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A couple of months or so ago, I began talking about SQL functions and what they're used for. This article picks up where I left off. It defines the two types of functions, and begins to explain them in great detail.

TABLE OF CONTENTS:
  1. SQL: Functioning in the Real World
  2. What You Talkin Bout Willis?
  3. Count
  4. Count Distinct
  5. Minimum and Maximum
By: James Payne
Rating: starstarstarstarstar / 1
December 10, 2007

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Remember that crazy vampire from Sesame Street with the obsessive compulsive disorder? Always counting everything. One frightened child, two frightened children, AH AH AH!

SQL has its own Count, though this one isn't likely to lure your child into an alleyway and drain all its blood. It counts every row that does not have a value of Null and returns the value. Before we see what that looks like in code, let's add a new value to our table. Our new employee is going to have the Name Go-Go Roboto, have no listed age, and make $100,000. When you are done, you table should look like this:


Name

Age

Salary

Ang Ree

92

$12,000

Godzilla Nokamura

45

$50,000

Mothra Fujiyama

27

$80,000

King Kong Wong

19

$100,000

Go-Go Roboto


$100,000

As part of the upcoming lawsuit, you might want to check to make sure that every employee in the database has an age listed. To do that, you could use the Count function:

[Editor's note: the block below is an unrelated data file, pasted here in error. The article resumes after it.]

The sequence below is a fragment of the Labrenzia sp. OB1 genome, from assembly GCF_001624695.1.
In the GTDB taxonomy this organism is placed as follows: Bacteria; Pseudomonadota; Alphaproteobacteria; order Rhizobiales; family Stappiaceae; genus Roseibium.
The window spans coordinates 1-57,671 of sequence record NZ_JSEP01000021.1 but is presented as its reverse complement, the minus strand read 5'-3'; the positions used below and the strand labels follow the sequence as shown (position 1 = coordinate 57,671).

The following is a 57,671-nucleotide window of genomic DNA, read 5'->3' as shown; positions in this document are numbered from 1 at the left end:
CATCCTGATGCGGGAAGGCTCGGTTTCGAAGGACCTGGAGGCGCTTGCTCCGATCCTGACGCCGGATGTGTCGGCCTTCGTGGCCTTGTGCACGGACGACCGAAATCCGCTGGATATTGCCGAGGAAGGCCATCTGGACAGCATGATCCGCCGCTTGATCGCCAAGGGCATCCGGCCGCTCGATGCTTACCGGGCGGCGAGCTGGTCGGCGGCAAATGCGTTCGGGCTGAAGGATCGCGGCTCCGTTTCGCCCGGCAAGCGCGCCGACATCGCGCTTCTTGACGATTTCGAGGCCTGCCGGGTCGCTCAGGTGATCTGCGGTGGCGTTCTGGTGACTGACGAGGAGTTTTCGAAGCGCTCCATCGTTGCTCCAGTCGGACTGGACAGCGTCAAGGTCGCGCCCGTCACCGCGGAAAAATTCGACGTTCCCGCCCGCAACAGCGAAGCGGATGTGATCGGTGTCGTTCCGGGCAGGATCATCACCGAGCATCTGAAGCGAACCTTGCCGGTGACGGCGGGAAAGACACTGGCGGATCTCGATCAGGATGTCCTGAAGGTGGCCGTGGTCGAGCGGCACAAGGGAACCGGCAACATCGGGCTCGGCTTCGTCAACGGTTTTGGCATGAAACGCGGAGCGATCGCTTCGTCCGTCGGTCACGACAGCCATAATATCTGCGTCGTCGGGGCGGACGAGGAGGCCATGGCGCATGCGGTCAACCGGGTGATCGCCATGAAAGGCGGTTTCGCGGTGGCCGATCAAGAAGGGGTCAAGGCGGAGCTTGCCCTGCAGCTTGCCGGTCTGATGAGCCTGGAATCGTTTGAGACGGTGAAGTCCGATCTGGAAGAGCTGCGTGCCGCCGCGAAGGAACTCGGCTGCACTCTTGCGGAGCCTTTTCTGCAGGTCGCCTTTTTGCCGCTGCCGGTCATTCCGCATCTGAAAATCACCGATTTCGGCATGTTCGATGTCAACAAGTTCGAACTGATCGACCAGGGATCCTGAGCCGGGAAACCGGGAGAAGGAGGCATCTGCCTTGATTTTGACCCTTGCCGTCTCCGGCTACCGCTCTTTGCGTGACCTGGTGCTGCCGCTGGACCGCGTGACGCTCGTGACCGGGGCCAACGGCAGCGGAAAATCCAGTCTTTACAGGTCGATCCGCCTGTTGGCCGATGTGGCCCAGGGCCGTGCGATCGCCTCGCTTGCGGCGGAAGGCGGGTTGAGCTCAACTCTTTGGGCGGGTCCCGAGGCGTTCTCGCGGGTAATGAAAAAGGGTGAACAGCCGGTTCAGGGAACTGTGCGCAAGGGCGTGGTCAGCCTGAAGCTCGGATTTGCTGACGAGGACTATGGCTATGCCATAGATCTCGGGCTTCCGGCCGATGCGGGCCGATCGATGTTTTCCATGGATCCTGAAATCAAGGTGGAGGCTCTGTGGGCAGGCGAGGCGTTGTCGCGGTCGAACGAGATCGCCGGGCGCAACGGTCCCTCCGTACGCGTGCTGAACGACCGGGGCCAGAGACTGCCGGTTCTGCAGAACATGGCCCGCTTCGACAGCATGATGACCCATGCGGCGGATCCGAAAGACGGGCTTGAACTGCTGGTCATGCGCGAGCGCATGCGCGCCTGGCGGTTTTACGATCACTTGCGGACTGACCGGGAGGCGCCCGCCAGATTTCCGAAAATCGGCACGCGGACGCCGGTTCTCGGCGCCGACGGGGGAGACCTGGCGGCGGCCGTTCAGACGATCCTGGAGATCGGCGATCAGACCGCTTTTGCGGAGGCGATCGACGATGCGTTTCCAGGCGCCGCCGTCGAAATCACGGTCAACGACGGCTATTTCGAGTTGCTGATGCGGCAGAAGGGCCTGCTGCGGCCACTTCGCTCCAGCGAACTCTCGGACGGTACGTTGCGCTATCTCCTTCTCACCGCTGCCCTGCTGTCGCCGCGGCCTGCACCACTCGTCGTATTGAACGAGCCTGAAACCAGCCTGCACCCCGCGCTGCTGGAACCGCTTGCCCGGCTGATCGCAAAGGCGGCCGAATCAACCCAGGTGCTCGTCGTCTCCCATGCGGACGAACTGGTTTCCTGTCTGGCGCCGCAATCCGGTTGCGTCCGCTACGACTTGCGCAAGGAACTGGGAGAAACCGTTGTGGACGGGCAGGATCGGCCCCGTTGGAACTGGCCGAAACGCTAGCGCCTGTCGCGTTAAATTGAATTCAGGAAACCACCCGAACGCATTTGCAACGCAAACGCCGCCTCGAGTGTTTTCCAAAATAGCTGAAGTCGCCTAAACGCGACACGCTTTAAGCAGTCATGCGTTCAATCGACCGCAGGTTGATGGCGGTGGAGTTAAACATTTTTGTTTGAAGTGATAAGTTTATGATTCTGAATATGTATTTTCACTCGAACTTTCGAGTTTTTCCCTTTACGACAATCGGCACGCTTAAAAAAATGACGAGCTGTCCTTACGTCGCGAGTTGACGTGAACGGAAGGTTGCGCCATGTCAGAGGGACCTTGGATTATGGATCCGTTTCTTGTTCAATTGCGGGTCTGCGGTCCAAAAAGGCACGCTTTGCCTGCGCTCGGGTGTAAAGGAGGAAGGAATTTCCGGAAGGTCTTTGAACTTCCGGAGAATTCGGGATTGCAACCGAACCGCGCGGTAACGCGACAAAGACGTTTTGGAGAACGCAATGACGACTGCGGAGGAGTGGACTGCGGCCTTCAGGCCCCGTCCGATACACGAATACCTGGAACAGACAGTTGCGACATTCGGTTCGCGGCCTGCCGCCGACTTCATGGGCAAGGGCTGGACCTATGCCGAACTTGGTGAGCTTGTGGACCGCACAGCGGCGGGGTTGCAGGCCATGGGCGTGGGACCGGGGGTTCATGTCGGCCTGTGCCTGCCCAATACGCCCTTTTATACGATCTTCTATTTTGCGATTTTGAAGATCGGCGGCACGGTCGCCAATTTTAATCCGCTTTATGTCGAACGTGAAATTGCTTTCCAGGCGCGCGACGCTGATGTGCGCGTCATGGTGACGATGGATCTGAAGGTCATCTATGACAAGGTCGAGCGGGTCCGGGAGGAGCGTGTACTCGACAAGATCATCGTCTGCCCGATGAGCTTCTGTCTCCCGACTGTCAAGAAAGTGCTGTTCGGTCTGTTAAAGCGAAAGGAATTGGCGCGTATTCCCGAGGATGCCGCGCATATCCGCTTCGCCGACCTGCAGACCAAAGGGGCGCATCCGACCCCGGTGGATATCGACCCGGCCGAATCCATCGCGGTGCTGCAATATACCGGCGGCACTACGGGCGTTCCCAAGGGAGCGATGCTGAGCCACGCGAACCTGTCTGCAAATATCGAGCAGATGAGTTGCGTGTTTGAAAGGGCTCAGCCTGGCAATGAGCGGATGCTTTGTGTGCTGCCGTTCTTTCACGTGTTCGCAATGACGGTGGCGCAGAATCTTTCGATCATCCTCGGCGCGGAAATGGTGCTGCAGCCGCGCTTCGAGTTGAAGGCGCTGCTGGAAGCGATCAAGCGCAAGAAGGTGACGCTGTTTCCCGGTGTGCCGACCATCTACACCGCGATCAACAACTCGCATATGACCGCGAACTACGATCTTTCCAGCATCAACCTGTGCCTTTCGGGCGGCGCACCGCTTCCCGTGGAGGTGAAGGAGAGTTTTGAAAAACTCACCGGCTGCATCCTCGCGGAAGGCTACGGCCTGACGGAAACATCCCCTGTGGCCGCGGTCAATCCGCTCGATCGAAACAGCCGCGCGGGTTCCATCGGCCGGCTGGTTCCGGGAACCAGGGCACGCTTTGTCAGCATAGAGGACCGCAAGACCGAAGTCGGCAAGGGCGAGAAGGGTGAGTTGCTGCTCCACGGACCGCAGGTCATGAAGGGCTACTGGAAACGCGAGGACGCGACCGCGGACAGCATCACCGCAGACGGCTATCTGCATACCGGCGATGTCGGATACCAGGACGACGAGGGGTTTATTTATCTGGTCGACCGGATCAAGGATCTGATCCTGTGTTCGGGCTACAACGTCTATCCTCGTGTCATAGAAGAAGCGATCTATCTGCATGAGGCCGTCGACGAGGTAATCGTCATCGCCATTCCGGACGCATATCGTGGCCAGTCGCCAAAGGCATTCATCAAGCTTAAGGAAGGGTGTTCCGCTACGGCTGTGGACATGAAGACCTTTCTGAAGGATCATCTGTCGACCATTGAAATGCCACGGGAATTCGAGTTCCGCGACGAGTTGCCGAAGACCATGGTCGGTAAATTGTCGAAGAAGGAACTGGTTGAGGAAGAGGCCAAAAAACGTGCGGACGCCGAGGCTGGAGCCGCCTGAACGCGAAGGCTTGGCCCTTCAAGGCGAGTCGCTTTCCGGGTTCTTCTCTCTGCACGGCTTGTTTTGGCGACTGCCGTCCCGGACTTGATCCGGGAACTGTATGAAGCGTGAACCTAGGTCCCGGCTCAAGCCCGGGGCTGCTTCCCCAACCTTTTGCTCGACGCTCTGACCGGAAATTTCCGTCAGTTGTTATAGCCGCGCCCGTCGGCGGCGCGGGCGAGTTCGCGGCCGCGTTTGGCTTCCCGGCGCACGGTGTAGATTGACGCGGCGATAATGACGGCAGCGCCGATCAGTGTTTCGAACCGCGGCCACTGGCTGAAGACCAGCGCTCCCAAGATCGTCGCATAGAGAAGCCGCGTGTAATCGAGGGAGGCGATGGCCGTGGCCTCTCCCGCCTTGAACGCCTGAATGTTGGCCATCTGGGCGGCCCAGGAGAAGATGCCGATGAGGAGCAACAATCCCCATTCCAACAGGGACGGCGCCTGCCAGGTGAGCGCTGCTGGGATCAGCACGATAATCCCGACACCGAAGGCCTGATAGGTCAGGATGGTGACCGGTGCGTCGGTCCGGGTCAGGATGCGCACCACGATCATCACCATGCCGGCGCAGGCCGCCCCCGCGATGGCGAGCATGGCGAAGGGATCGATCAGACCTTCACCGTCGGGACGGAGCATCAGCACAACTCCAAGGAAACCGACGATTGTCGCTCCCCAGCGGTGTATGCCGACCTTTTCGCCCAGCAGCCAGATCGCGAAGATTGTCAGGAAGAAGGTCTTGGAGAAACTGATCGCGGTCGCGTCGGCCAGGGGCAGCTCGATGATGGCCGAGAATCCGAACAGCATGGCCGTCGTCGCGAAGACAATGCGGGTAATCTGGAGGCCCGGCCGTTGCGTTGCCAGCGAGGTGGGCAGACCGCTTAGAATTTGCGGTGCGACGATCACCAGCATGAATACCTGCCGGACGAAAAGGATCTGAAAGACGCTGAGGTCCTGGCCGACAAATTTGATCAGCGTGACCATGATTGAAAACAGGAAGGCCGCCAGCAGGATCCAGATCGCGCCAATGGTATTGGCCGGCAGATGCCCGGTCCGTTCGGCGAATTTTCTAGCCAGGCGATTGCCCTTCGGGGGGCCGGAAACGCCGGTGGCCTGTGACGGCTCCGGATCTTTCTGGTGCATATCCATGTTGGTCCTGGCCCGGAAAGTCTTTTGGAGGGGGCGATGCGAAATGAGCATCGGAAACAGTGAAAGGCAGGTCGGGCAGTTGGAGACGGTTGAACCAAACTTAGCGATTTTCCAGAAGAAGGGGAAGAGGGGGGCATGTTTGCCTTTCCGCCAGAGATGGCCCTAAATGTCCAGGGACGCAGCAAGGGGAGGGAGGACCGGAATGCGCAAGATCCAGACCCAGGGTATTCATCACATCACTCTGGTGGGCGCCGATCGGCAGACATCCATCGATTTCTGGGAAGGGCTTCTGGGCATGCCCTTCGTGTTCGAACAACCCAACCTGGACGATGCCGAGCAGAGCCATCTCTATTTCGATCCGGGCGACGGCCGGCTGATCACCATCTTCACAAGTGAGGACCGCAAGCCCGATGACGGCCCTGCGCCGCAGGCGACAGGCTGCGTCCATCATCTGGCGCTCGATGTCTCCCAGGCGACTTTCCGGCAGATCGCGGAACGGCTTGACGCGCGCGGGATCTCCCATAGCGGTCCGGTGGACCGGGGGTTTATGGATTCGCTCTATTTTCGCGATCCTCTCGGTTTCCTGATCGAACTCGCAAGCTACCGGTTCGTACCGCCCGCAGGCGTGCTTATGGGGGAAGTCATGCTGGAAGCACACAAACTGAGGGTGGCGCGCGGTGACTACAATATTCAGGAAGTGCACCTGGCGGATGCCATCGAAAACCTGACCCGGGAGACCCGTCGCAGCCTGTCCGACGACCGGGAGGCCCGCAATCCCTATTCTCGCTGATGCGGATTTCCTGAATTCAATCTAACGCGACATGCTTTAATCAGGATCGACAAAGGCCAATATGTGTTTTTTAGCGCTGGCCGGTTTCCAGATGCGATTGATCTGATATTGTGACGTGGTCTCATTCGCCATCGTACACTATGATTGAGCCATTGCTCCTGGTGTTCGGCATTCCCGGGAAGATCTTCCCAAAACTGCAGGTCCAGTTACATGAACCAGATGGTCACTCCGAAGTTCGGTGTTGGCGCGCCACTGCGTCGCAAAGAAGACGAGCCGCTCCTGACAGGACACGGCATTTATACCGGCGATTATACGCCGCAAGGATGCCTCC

Select Count(Age) from Employees

This would return the result:

  4

That is because four fields contain data, and the fifth contains a Null value (or no value), and thus is not counted.

Of course, knowing the number of rows with good data is useless unless we know the number of total rows. To get this result, we would use the Count(*) function.

  Select Count(*) From Employees

The result in this case would be:

  5

Now that we have both the number of rows in our table, and the number of rows missing data from our Age column, we can do the math and know that one row has no data.

But we're not through with Counting yet! Remember the Count is OCD, and so are we. Let's fix the database by adding Go-Go Roboto's age, which is 29.

 

Name

Age

Salary

Ang Ree

92

$12,000

Godzilla Nokamura

45

$50,000

Mothra Fujiyama

27

$80,000

King Kong Wong

19

$100,000

Go-Go Roboto

29

$100,000

The next step in our lawsuit will be to find out how many young whipper snappers work for the company. We can also use the Count(*) function for this:

  Select Count(*) from Employees Where Age < 30

This will show us all of the employees aged 29 or less, which in this case, is 3.

Average age is 45, average salary for younger employees is way higher, and there are more youthful employees than old-timers...look out frivolous lawsuit, here we come.



 
 
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